KITTREDGE & Y0imUy
89 St, Charlea-at., Mew Orleaaa, I.a. U
Curxa and Wportina ApparBtu,
Iltivo You a
HOUSE FOR RENT?
ADVERTISE IN THE
it"L"na!?d tuiziitr t
GHNTBr II Ca-
19 WEMT FOVRTn-STBKBT.
MHllOfi WINnlUCHTRH. duller
UAItftlNKH.-S flAHKW HAHD1NRM, OF
tale impiuLauou AAit"e a, l uuifta,
l fl JJtten.1.141 Main-a
I. CI'T JAKIrt.-A VINKAUT
MM t:T.H for I'riutii.tf DuiuoBea. from
MO. I lu Ku
Inclusive. Jmm' rin'4,lvivd and fur Bale b:
UIION. UIIATUI1.I) a
TT 4 1$ WaUttHMHfc
U.IWl;iWlaw--wWaa .. ,. IIWE-fgCT
....... . OMOIOR ..... .
lacrirtUod J 8 1 .-Cl-arter Pcrplaat
Oath Capital Enlarged Half Million
of Doll a Ml
KHTABMSntCD IN J1NCIN-
anl4i-.H.ina nil prnmnt lornl
il N ATI In IfVJ.V hl-Utma
Innurnnm rnmpAiilcfl ftiid asonrit fi In t fin lnnnrnnri
buHfiifnH In thin rltv. Tliirtr-tlm vpm cmiFitnnt
fluty hn, mmhlnpil with wnilth, oxnnrlnnro, ontfr-
inRiirnnrA tk)mpHiiy to the fHTorftlde fmtronngo ot
thin commnnltr tnndtnn loHtnrr anrl nlono, tlie
tnl fturvlvor nod living piuneor of OlnclnMtl undr
wrltfni of IH25.
The lArffnit low r guntnlnM by any fnnm.nc
eoniimnr nt on Hrf In Ohio wm lr the Atnn. M
OhillicnthA. April. IH.2, nnd AnioimtiHt to H4,iWl 67,
moAtlf ptid prior to thirty drtyn nfUT thn flrn.
LoM paid in Cincinnati during the pMt six yoarm,
Cash Capital. - - $1,500,000!
Abtoluto sod nnlmpiUred, with Mt auTBlai of
And the prMtlgA of forty-one yean wncctm gnd
pwrlence. lnTentimnt of
Over $100,000 In Ohio Securities
FIRR AND INLAND NAVIGATION.
Biflkn accptod at t..rmi comlfttont with lolyency
an.l fair nronte. KHpf'clal attention Riven to Insur
ance of Dwelling! and content tor terra of one to
Anplfrntlnn mnde to any duly authorlted Rffent
riromptly attended Ut. fly atrlct attention to a lKtt.
male Inmirance hiifilneee, tl.ia Company ia enabled
to offer Ixith indemnity for the wiM and eecurlty fvl
the future, rollclea iMned without delay by
CARTER cV LINDMEY, Aaaata,
' No. in Maln-etreet, and No. 171 Vine-atreot.
J. 1. HOOKER, Axent, Fnlton, 17th Ward.
P. Ill H II, Aseiit, Uorlncton, Kr.
fell-ay V. P. BU0UANAN, Newport, Ky.
Devoted Solely to Fire Inanrance.
GASH CAPITAI. AND SURPLUS,
$ S 8 O , O O O .
, IjOOIMIHr rrmlilent.
H. KKLJLOtiU, Hecretary.
Thin lrll-kn0wn nnd Tollable Corporation rontin-
ii8. at ita Aseucv in this ritv. (oIhhuo PuItciPiietiirtt
Iohh or damiigp by Fire, on nenrly every dpscriptiou
oipenonal property, at current ratw. v
Losses Paid at this Agency.
J. J. BKHNRi
J. B. Mkekkr,
itr Agent, Wt Thiid at.
1KNNKDT, Afiont, Cortnglou.
Branch Office Phcenix Insurance Co..
33 Wrrt Third-Btreet, Cinrfnnntl, Ohio.
f Airntn anDolnted. Lmwet adinntwl and dm Id.
'orreBDondenre Dromotlv attended to. Inaurancii
Blanks IrnlHbed AgentH, and th biisinesti of tbe
Company In the Wen tern, North -western and ftoutb
western States and Territories under the aupArvlalou
and manage uk nt of
K. U. Ac II. III. MAG1LI,,
KT-cm GENKBAli AGKNTH.
W. Ij. & D. G. EVANS,
nAVK THIS DAY RKMOVD TO THB
Building of the Bank ot the Ohio Valley,
PIO. 5 WEST THIRD-ST.
Between Walnut and Vine.
THat rontin ii a to renrmwnt tlin fiillowlns wnll.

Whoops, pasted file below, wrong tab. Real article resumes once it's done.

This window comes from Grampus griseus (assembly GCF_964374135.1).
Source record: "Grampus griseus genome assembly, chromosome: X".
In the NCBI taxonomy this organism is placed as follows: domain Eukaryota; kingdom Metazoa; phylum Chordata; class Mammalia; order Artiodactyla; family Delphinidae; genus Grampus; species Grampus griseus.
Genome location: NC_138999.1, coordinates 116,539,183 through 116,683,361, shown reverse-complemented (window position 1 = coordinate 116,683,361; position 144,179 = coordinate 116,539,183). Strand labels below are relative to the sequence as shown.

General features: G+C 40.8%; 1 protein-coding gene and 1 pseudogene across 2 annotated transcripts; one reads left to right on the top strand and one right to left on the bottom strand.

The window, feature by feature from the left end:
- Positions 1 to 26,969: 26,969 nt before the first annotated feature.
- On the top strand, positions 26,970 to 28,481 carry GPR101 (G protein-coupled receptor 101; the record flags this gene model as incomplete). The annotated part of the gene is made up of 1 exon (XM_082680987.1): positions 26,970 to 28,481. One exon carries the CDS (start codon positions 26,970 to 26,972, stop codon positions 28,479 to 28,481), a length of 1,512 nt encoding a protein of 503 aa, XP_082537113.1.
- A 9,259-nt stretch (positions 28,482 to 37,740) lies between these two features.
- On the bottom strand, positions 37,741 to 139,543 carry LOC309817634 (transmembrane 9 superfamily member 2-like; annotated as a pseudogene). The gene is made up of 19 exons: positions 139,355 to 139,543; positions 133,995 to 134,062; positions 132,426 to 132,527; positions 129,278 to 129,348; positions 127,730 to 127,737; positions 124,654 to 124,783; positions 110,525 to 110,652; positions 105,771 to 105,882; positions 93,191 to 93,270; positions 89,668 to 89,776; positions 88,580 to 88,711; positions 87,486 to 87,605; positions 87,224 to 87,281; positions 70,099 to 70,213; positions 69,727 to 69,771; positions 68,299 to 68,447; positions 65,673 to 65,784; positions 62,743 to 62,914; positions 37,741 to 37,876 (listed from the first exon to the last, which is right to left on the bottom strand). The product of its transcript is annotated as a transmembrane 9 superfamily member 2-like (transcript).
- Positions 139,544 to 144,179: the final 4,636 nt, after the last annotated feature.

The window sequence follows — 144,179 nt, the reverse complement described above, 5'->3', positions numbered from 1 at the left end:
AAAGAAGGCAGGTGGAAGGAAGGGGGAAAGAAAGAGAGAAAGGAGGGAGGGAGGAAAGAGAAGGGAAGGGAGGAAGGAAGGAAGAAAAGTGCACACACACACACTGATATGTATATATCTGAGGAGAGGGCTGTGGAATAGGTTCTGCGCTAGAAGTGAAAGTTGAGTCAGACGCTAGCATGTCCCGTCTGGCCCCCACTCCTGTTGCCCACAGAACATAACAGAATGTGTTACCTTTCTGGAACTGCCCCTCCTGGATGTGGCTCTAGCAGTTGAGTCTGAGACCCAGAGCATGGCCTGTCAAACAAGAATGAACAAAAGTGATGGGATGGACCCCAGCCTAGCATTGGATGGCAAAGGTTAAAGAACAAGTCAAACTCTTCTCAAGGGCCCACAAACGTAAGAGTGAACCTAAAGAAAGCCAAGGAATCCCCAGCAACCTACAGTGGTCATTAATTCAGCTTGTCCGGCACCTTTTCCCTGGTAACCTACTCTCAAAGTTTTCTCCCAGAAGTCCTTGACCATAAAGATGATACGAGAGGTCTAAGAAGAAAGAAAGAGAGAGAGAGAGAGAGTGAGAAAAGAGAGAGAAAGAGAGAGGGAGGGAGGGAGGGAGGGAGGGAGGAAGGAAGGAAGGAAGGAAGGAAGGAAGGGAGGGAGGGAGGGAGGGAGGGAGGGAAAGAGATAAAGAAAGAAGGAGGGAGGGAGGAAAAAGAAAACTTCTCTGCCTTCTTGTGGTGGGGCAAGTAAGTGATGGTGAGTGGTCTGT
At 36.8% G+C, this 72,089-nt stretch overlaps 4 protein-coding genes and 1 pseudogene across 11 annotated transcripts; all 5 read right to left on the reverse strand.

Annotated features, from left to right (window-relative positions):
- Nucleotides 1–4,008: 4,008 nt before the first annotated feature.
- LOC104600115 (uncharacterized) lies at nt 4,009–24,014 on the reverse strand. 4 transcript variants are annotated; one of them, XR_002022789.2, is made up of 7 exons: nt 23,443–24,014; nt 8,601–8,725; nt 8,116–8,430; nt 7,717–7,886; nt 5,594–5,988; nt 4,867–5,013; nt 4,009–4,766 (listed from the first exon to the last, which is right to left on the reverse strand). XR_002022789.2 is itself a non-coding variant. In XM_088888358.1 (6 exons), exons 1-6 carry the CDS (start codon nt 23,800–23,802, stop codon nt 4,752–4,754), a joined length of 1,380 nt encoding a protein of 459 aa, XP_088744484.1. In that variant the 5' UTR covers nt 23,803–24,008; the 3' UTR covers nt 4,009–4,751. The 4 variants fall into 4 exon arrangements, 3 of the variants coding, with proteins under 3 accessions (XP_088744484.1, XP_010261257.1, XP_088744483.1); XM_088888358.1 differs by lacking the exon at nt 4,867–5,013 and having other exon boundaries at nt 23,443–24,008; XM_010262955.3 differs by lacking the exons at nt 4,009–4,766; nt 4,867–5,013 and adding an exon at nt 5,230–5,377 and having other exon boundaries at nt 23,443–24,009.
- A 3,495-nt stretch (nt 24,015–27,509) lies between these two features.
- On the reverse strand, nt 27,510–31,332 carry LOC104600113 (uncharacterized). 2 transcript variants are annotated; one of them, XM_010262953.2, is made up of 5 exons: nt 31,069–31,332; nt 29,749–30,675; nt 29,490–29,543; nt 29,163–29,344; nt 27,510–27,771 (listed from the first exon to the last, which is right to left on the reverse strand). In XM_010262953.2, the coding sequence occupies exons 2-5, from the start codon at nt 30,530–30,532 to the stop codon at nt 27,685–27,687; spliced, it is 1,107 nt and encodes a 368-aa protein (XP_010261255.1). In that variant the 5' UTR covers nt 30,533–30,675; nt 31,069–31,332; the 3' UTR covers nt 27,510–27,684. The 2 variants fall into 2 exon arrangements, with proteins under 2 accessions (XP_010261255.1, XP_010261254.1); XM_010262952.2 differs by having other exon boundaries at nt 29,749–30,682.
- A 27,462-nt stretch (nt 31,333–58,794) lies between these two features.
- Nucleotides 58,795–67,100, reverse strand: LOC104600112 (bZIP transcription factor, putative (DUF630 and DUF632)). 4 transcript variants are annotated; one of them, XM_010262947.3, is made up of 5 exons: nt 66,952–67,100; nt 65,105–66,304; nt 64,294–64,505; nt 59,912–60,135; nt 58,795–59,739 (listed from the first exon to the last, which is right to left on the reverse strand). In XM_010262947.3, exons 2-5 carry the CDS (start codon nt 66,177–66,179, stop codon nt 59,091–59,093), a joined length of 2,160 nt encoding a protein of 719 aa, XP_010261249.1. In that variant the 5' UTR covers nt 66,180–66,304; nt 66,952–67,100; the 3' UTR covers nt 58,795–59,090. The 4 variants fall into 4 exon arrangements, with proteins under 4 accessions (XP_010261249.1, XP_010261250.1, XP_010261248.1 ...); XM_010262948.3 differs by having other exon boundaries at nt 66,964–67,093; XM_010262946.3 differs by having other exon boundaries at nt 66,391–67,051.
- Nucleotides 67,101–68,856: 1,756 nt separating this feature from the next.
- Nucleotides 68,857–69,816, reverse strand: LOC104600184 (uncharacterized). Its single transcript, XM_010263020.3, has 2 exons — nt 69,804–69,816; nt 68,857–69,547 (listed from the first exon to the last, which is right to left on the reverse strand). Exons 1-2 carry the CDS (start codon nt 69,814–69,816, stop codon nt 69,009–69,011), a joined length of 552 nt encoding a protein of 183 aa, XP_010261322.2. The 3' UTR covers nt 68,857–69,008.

known and reliable companies, via :
Home Idh. Co. of New York 1,000,000
L'Onimeniai int. uo. or new xora .'hhijhhi
Nlanara Fire liitk. t!o. of New York fiiMi.OOO
North Amer. Fire Ins. Co. or New York.... I'Vn.ouo
Security Firn Int. Co. of Now York f -0,000
Weat Maiw. Fire Ins. Co. of New York....... I.'iO.oik,
Horcuuits' J ire I us. Co. of New York ano.ono
Now York Life Tni. 7o. of Now York $1,Ae7.13 63
Charter Oak Life Ins. Co. of Hartford,
XJOUU utJfblV ID
J y l-ain 1
National Insurance Company,
1 " CINCINNATI, OHIO.
OFFIfK MOITTH-WIWT COUNKK. OF
MAIN AND KKIINT-HTHKKTr).
Marine, Inland Transportation
and Fire Bisks.
TAKEN AT CURRENT RATES. '
John Burfforn., E. M. Hmlth, Bobart Hoora, .
Wm. rl"PWorth, Chas. L. Muora. M. Fechfti.ner,
F. X. WKd.mar, Tho.. On.. 8. W. Bmllb,
J. L. Bom, Tho.. R. BlEm, Henry Kill.. .
junn auauuina, rrntiaeui.
B. O. Urnie, Secretary.
noS-bfm P. A. BPBIOMAN, 8nmr.
Western Insurance Company
OF CINCINNATI, i
OFFICE IN THK HKnOKD NTOlt V 'F
Ho, . Jrruut.uetiU boLwuva Mulu aud Syca.
bl. Oommi.y la tuklna Vlra. Inland End Marina
Blak. at curriiut ratim ill nrenti.i.n.
lio.e. lairiy amuatou uuu promptly paid.
T. F. Ki-kort, F. Bull, . W. Pomaroj,
Wm. Glenn, W. 0. Whllnher, W. O. Mann,
uiut. m.icneii, w. u. ;on.auCK, u.u. a. Dtoaa,
Unlit. Rn. hmmu. V. ). Hhaw. (ieu. Hlall.
Win. H. II.W, H-th Kvaua, J.H.Tauir.,
Dav.J (illiaon, II Hrwl.ii.nnn, J. Q. laharu.
II. IHearwaler, Tho.. It. Klllott,
I . r. r.u a. JIT, rreaiuaut.
Bthpher MoaaE, HecreUry. no8
CINCINNATI FUEL COMPANY,
COAL-TARD AND OFFICE,
No. 108 H2. THIRD-STIIKKT.
Delivered ut the loweat market rates.
tVth-dert aidlctted and promptly executed.
a7-ay W. M. H UBHKL1., Kecrolaiy.
Hanks's Bell and Brass Foundry
NILKSWOKKH, (formerly Oeor Ij. Hunks,) No,
l'lO Kast Heeoud -street, Uiuoinnati.
n EL IjH KEPT CXINHTANTI.Y ON HAND,
or 111 aide to order, of nnv hIcm iid to H.OiMt imiiiikIm.
and in ohlmea as wanted, Kvery variety of Brass
Work and Itraas and Composition OaMtinas made
order. Also on band. Babbitt M"tel aud Selt)ir Hol
der, aud every d acrlptton of Finished ram Work.
IRON PIPK AND H.
Particular attention g Ivan to ht earn boat Work, such
as wroiuiiit'lron ripiiiaaud riiuiivs put iin; Hteam
Blowers, Kuffine Bfils, Ac. Lsuer-beer' Cocka and
ftlioiner vaneii always on nana.
... i N. West Foarik-eU'fwt (J ,
rue asaortmaut im waUkiiaa,, Jewell',
ALHO-A On masortnieut of Ptatad Tea SeU a
Uutlary and Opera-cii
. LOIGUEY'8 PEACU DEPOT,